staff have been recognised by the CQC and that it confirms independently that we are making real positive progress and on track to deliver the improvements that our staff, our patients and their families deserve and expect.
“I am privileged to see the incredible care our staff provide 24/7, 365 days a year, and for that I on behalf of the Board of Directors and our patients wish to thank them publicly.
“We are encouraged that all of our hospitals and services run by our new Care Organisation leadership teams have improved. It is hugely satisfying that the areas which have shown most improvement are those which were our most fragile: maternity services at both North Manchester and Royal Oldham are now rated as good; and children’s services which were inadequate are now rated as requires improvement at both North Manchester and Oldham. Of particular note is the Medical Service at Fairfield General Hospital which has improved by two ratings to outstanding. This rates the medical services at Fairfield to be one of the best alongside our Salford Care Organisation in Greater Manchester and amongst the best in the country.
“It is remarkable that our acute hospital services across Oldham, Bury, Rochdale and North Manchester now have 70% of their rateable services, by domain categorisation, assessed as good or outstanding. This is a phenomenal achievement.
“However, we know that we still have more to do on our journey of improvement, particularly across a number of areas and services that require more focus, more support and more investment. But this CQC report will, I’m sure, help further energise and drive our staff to make the further improvements needed so that we can achieve our aim to be an outstanding rated service.
“I am delighted that the well-led domain has improved by two ratings from Inadequate to Good. This provides great feedback that our new ‘Group’ governance and leadership arrangements for the Northern Care Alliance NHS Group along with our colleagues and services at Salford Royal have quickly gained traction, and this provides a strong platform for the further development of the Alliance. We will further use this model to share learning, resources, best practice and deliver better patient outcomes and other benefits.”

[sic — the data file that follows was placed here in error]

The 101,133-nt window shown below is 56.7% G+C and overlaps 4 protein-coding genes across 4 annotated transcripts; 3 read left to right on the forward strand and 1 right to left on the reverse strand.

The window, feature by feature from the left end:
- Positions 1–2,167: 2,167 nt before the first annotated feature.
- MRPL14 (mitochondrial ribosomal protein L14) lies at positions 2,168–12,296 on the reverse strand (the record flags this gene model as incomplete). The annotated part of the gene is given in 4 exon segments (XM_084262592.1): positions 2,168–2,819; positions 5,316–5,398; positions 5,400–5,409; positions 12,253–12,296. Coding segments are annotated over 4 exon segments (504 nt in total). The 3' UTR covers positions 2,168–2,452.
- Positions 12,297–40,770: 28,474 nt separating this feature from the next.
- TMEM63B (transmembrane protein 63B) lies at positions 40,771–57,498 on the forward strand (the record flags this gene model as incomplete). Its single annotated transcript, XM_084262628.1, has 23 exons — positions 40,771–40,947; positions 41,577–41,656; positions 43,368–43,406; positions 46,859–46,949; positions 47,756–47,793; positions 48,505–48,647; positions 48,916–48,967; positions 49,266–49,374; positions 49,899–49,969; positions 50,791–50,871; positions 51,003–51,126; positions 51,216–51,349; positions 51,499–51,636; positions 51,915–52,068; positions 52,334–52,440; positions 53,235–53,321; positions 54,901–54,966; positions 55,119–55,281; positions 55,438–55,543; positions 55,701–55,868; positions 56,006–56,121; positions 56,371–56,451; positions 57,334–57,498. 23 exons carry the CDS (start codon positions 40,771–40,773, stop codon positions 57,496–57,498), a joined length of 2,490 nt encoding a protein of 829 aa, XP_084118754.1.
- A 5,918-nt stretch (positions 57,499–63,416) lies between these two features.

About the Northern Care Alliance NHS Group
The new Northern Care Alliance NHS Group brings together five hospitals, 2000 beds, specialist and acute services, a range of associated community services, and over 17,000 staff across Salford Royal NHS Foundation Trust and The Pennine Acute Hospitals NHS Trust.
As a group of hospitals and associated community services, the Alliance is one of the largest NHS Organisations in the country. With an operating budget of £1.3bn, the Alliance provides the benefits of scale but delivers this locally through multiple hospital sites and healthcare services. The Alliance oversees four Care Organisations for Salford, Oldham, Bury/Rochdale, and North Manchester which are responsible for providing hospital and community healthcare services to over 1m people across our local communities. Each Care Organisation and hospital sites has its own leadership team led by a Chief Officer and consisting of a Medical Director, Director of Nursing, and Finance Director.